Why Video? and other useful stuff...

We live in an age where live or recorded images are a natural part of our everyday living. It is how many of us assimilate information either through stand alone recordings or clips placed in social media. Using television to communicate your message is a vital way to inform others.

key questions to ask before you start…

  • How long will the process be?
  • What sort of budget do I need? - will it be exceeded?
  • What is the purpose of the video?
  • Who am I aiming it at?
  • What can of production do I want? - documentary- animation-acted etc
  • Will I need music in the production?
  • Who will provide the script?
  • Can the finished production be shown on different platforms? - website,mobiles, tablets,Facebook,Vimeo
  • Why am I making it? - information - training - brand awareness - profile

video production glossary of terms

After Effects

A digital computer programme that allows the operator to manipulate images and create sequences to complement the live action of the programme.

Aspect Ratio

This is the ratio between the width and height of the image. Standard definition uses a 4:3 ratio and HD formats use a16:9 format


Often overlooked in a video production but just as vital to get sound recorded correctly as it plays such a major part in the final production.


An operator driven piece of equipment that allows the presenter to read the script whilst at the same time looking down the lens of the camera as mirrors in the auto-cue hide the script from the camera lens.

Balanced Audio

This is an audio method that reduces interference, any noise picked up along the transmission path is cancelled out. The preferred method for video recordings.


Needs to be carefully thought through before any work starts as this drives the whole production.


These are your best friends on a shoot and as long as they are regularly supplied with coffee and food they will got the extra mile to ensure your production is superb.

Digital Single Lens Reflex Camera (DSLR)

This style of camera, traditionally was for taking still pictures but since 2007 they have been able to shoot video and the current DSLR cameras are well specced for shooting images up to 4K. These cameras are increasingly being used by television production companies for several reasons.

  • The quality of their lenses and images in low light are very high.
  • They have large sensors that give high quality images
  • They are usually small and lightweight-perfect on location.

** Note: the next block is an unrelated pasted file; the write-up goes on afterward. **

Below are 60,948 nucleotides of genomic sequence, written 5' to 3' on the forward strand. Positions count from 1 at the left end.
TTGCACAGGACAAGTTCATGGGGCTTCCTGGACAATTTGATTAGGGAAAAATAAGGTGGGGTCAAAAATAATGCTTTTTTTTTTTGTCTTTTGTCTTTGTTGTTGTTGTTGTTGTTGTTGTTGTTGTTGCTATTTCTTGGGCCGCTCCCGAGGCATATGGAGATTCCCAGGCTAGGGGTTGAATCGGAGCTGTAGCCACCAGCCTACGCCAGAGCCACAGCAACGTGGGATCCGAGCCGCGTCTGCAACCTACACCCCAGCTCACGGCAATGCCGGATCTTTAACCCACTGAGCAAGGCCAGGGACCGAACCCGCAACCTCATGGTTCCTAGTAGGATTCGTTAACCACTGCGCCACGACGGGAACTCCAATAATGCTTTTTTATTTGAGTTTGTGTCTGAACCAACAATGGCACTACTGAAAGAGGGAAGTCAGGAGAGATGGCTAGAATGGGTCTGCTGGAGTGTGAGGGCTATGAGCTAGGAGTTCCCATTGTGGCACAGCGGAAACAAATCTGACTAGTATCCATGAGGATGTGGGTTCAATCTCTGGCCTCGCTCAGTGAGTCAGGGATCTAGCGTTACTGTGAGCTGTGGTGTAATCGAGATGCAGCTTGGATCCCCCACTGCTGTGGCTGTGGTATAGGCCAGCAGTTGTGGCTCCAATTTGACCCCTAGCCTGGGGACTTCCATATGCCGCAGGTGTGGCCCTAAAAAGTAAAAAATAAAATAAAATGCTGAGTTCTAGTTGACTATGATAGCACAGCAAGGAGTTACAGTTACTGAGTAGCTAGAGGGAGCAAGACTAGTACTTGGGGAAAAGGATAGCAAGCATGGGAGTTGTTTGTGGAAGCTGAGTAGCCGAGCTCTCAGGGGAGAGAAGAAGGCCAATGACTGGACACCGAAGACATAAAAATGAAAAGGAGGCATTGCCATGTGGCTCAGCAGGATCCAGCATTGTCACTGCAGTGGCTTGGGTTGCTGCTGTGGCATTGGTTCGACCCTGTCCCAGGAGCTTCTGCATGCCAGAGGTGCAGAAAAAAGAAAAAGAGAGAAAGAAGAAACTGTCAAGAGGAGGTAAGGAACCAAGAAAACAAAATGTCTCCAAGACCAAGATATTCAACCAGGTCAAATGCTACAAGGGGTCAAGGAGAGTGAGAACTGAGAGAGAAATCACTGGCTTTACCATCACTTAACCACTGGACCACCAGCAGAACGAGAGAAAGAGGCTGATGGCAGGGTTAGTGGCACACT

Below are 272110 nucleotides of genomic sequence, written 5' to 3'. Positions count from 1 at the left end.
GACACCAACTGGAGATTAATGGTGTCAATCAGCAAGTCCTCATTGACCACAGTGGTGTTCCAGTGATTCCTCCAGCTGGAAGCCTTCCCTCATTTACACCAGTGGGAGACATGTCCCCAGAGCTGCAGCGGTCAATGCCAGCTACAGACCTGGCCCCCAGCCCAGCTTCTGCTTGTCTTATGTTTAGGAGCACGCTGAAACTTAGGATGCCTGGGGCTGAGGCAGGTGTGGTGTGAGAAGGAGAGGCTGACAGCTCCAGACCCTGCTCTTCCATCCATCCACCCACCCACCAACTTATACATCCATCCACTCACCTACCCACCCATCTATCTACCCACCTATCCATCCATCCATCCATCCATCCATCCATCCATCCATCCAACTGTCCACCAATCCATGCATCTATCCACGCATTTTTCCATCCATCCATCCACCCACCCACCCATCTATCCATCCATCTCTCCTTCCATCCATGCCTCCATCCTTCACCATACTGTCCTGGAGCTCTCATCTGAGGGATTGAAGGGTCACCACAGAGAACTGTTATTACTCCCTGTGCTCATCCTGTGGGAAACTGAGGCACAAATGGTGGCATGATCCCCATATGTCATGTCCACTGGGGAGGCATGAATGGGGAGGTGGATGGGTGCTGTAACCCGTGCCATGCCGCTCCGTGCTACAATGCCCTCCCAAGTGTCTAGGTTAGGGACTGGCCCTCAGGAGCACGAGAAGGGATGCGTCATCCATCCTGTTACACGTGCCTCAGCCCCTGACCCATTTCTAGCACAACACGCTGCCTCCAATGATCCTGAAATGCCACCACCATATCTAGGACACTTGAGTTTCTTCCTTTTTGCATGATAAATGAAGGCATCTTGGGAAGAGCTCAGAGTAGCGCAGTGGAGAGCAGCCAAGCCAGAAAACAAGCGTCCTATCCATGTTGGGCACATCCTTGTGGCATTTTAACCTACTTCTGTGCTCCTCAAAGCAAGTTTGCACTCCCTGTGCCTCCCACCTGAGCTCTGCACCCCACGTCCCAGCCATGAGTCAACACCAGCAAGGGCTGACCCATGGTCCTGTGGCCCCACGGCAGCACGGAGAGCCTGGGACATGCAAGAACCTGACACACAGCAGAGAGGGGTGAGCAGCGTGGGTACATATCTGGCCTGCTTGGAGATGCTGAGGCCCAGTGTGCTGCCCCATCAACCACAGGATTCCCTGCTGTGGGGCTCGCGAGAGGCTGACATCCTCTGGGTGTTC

• Used with prime lenses, these cameras give excellent results.

Dark Room

Often needed by the editor who has been working against a deadline to ensure the client gets his finished programme on time, and has achieved it by working through the night.


This is the person in a production team who takes responsibility for the overall shoot, looks after the client and crew and ensures that the production is on time, within budget and is delivering what the client has requested.


The assembling of a programme by combining the sequences shot electronically.


The person who is responsible for assembling often non-sequential shots into a final programme which has also been colour coded and audio balanced. This is done in conjunction with the director.


This is Apple’s Final Cut Pro non linear edit suite.

Focus Track

Essentially a miniature railway line with a camera sitting on a board called a dolly on top of the track that allows the operator to get a smooth moving shot. Often used for music productions.


An editing term that allows the insertion of material to replace existing footage.


Images added at post production stage to help emphasise specifics in the production.


This stands for Joint Photographic Experts Group.An international group functioning under ISO and IEC developing images for continuous-tone still colour.


The common term used by a TV production crew for all the items that are required to make a production. You will be surprised how much it takes to make a simple programme.


A first generation recording. Normally the final completed edit.


A production using several cameras recording a live mixed sequence onto a digital storage drive.


Imagine an 18’ fibre pole with a high definition camera head at one end and and a highly skilled operator at the other end with remote control of the camera head. All of the Polecam sitting on a tripod allowing high and moving shots. A very versatile item of equipment that adds significantly to almost any production.

Pre Production

This is the time in a programmes life where all the planning takes place so that costs are kept to the bare minimum and time and effort are maximised for the good of the final programme.


After all the planning and preparation,when the script has been written and locations chosen this is the time when cameras roll and the action is recorded.

Post Production

The final phase in the life of a programme.It is this phase that editing decisions are made, colour correction and audio dubs are carried out.


A Portable Production Unit. A compact unit allowing the employment of several cameras to record images live in locations that an Outside Broadcast truck can not go.

Prime Lenses

A lens whose focal length is fixed as opposed to a zoom lens. Normally the optics are very high quality.


Useful to have prior to shooting if detailed information needs to be conveyed by those in front of the camera.


Prepared by an artist during pre-production to show all involved what the cast and cameras are doing at any stage of the production. Shown in a comic strip style.

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